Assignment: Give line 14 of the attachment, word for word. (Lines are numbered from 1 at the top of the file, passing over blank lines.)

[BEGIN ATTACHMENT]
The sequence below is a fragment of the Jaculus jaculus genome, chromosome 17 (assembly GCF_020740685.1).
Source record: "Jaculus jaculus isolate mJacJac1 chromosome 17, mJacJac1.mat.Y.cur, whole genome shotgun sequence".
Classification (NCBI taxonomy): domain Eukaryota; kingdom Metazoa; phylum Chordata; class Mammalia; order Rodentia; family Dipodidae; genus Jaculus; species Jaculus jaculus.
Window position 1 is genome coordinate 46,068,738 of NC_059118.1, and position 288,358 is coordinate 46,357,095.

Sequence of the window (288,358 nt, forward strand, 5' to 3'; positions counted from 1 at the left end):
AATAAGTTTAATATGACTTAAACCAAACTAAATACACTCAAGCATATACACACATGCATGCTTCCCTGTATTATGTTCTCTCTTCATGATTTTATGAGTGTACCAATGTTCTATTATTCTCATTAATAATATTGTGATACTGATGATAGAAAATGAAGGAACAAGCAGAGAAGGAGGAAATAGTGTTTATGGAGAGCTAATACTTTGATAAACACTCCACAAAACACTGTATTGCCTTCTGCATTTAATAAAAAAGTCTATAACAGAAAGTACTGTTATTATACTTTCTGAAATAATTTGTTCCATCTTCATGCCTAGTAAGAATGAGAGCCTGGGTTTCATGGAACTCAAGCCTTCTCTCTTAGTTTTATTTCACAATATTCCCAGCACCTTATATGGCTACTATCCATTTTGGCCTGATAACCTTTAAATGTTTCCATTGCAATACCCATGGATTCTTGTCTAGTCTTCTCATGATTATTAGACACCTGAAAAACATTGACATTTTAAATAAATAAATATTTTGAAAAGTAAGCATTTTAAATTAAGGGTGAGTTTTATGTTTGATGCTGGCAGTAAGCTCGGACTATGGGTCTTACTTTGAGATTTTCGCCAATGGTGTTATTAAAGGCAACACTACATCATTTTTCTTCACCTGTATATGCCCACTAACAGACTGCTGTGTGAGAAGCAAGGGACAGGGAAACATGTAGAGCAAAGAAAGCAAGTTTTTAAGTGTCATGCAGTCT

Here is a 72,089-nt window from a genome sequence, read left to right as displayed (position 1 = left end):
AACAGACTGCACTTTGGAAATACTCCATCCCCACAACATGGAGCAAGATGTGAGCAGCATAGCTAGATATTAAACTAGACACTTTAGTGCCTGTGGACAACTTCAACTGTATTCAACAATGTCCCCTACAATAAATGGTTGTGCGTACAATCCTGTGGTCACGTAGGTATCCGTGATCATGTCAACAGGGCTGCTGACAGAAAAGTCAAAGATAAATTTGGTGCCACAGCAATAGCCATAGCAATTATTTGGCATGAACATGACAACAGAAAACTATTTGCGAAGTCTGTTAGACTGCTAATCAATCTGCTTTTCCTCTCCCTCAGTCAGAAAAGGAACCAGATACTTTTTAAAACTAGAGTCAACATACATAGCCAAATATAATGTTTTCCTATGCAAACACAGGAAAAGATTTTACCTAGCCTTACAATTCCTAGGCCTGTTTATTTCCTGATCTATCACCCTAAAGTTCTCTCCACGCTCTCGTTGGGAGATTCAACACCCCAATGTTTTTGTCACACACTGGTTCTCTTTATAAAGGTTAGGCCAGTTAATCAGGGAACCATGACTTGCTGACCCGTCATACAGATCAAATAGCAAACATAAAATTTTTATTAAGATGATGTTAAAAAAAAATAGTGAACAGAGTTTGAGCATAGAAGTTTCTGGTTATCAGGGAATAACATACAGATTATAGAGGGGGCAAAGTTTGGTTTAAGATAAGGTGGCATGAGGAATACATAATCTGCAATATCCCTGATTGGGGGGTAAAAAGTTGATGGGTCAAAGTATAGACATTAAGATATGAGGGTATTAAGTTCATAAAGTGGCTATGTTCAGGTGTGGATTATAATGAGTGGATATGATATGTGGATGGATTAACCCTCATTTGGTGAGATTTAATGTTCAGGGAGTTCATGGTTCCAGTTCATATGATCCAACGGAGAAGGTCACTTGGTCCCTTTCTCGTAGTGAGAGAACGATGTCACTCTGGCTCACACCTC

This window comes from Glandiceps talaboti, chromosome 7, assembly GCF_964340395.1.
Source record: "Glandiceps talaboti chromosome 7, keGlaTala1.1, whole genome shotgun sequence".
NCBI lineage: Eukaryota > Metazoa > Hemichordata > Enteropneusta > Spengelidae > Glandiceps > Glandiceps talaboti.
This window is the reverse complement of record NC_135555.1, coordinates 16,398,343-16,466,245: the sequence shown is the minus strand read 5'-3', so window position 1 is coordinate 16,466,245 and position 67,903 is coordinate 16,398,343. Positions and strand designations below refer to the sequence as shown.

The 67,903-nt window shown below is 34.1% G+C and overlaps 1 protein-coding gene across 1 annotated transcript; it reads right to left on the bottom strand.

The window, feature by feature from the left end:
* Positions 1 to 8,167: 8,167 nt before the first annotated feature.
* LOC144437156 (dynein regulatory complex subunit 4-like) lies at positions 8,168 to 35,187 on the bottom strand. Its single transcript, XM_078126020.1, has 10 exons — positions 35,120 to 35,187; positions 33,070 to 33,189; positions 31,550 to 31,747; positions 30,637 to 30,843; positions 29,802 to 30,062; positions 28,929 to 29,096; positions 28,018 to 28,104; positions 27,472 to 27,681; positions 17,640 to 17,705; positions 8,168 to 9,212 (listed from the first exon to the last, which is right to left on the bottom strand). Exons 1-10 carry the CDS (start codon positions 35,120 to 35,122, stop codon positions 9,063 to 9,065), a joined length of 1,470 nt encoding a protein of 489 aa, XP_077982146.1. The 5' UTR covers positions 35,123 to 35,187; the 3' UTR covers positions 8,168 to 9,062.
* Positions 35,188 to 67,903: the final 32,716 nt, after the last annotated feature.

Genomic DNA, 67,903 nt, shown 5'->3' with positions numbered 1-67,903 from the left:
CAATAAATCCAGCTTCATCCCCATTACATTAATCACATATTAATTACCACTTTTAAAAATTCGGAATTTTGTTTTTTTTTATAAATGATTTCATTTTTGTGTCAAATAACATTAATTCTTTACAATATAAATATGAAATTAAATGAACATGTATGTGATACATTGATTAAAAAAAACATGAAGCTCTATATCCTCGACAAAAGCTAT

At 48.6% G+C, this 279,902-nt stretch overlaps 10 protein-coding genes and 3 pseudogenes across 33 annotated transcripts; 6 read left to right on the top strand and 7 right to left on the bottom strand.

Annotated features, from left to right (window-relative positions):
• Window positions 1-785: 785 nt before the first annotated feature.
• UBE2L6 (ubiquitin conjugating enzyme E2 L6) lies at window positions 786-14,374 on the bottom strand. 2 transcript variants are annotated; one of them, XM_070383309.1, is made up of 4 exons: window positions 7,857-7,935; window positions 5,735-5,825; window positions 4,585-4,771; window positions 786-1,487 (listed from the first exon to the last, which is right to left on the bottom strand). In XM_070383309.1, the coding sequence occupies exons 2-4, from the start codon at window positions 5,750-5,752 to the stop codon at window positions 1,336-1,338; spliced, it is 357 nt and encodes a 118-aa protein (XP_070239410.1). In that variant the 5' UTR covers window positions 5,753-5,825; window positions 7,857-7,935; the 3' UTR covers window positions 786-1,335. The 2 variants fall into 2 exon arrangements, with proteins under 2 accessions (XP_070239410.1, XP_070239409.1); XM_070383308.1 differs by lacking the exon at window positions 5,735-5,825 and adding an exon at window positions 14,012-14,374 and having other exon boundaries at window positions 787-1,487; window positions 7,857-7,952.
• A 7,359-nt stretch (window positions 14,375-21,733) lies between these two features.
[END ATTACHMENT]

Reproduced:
The window, feature by feature from the left end: